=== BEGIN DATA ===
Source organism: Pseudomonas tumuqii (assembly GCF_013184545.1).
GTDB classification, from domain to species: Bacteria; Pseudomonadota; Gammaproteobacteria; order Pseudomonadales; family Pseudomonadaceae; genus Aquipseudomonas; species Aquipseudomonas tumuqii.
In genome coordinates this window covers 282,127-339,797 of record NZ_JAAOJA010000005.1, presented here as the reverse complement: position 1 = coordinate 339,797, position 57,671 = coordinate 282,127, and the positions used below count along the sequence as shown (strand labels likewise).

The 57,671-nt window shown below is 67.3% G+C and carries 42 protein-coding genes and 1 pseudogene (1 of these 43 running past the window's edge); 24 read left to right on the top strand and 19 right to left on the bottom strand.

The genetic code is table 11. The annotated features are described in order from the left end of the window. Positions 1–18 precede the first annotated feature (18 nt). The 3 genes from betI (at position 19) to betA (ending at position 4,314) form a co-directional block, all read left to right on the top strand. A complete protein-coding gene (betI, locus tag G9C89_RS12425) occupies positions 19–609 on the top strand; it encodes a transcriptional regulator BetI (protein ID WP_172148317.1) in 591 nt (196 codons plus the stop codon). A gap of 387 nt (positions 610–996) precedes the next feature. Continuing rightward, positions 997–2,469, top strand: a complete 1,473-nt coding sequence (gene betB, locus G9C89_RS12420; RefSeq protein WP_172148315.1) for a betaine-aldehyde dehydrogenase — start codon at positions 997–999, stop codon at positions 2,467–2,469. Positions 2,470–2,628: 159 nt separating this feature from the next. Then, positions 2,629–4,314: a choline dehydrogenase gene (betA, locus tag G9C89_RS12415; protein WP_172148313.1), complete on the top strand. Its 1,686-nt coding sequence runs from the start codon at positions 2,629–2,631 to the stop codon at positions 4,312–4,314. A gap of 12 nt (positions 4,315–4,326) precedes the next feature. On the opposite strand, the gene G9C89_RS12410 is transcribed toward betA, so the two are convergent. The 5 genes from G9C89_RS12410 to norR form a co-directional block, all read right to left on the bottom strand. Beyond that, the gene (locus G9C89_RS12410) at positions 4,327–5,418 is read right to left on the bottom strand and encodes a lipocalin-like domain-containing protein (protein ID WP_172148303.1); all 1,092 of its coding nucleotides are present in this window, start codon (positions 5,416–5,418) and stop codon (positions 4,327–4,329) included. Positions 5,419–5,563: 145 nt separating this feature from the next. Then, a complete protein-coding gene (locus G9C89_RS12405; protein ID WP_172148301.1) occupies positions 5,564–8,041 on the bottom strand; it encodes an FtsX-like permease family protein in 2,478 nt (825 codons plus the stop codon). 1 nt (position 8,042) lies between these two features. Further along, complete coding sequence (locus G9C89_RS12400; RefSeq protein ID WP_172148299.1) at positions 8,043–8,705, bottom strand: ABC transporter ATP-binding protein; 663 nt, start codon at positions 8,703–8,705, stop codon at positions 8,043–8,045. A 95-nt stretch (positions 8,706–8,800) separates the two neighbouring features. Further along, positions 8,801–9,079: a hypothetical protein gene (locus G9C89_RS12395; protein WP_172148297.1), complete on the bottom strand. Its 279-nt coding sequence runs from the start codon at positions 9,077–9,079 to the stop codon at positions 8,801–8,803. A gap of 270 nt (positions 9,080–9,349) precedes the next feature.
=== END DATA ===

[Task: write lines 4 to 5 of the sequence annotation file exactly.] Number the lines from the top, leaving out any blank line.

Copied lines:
The 57,671-nt window shown below is 67.3% G+C and carries 42 protein-coding genes and 1 pseudogene (1 of these 43 running past the window's edge); 24 read left to right on the top strand and 19 right to left on the bottom strand.

The genetic code is table 11. The annotated features are described in order from the left end of the window. Positions 1–18 precede the first annotated feature (18 nt). The 3 genes from betI (at position 19) to betA (ending at position 4,314) form a co-directional block, all read left to right on the top strand. A complete protein-coding gene (betI, locus tag G9C89_RS12425) occupies positions 19–609 on the top strand; it encodes a transcriptional regulator BetI (protein ID WP_172148317.1) in 591 nt (196 codons plus the stop codon). A gap of 387 nt (positions 610–996) precedes the next feature. Continuing rightward, positions 997–2,469, top strand: a complete 1,473-nt coding sequence (gene betB, locus G9C89_RS12420; RefSeq protein WP_172148315.1) for a betaine-aldehyde dehydrogenase — start codon at positions 997–999, stop codon at positions 2,467–2,469. Positions 2,470–2,628: 159 nt separating this feature from the next. Then, positions 2,629–4,314: a choline dehydrogenase gene (betA, locus tag G9C89_RS12415; protein WP_172148313.1), complete on the top strand. Its 1,686-nt coding sequence runs from the start codon at positions 2,629–2,631 to the stop codon at positions 4,312–4,314. A gap of 12 nt (positions 4,315–4,326) precedes the next feature. On the opposite strand, the gene G9C89_RS12410 is transcribed toward betA, so the two are convergent. The 5 genes from G9C89_RS12410 to norR form a co-directional block, all read right to left on the bottom strand. Beyond that, the gene (locus G9C89_RS12410) at positions 4,327–5,418 is read right to left on the bottom strand and encodes a lipocalin-like domain-containing protein (protein ID WP_172148303.1); all 1,092 of its coding nucleotides are present in this window, start codon (positions 5,416–5,418) and stop codon (positions 4,327–4,329) included. Positions 5,419–5,563: 145 nt separating this feature from the next. Then, a complete protein-coding gene (locus G9C89_RS12405; protein ID WP_172148301.1) occupies positions 5,564–8,041 on the bottom strand; it encodes an FtsX-like permease family protein in 2,478 nt (825 codons plus the stop codon). 1 nt (position 8,042) lies between these two features. Further along, complete coding sequence (locus G9C89_RS12400; RefSeq protein ID WP_172148299.1) at positions 8,043–8,705, bottom strand: ABC transporter ATP-binding protein; 663 nt, start codon at positions 8,703–8,705, stop codon at positions 8,043–8,045. A 95-nt stretch (positions 8,706–8,800) separates the two neighbouring features. Further along, positions 8,801–9,079: a hypothetical protein gene (locus G9C89_RS12395; protein WP_172148297.1), complete on the bottom strand. Its 279-nt coding sequence runs from the start codon at positions 9,077–9,079 to the stop codon at positions 8,801–8,803. A gap of 270 nt (positions 9,080–9,349) precedes the next feature.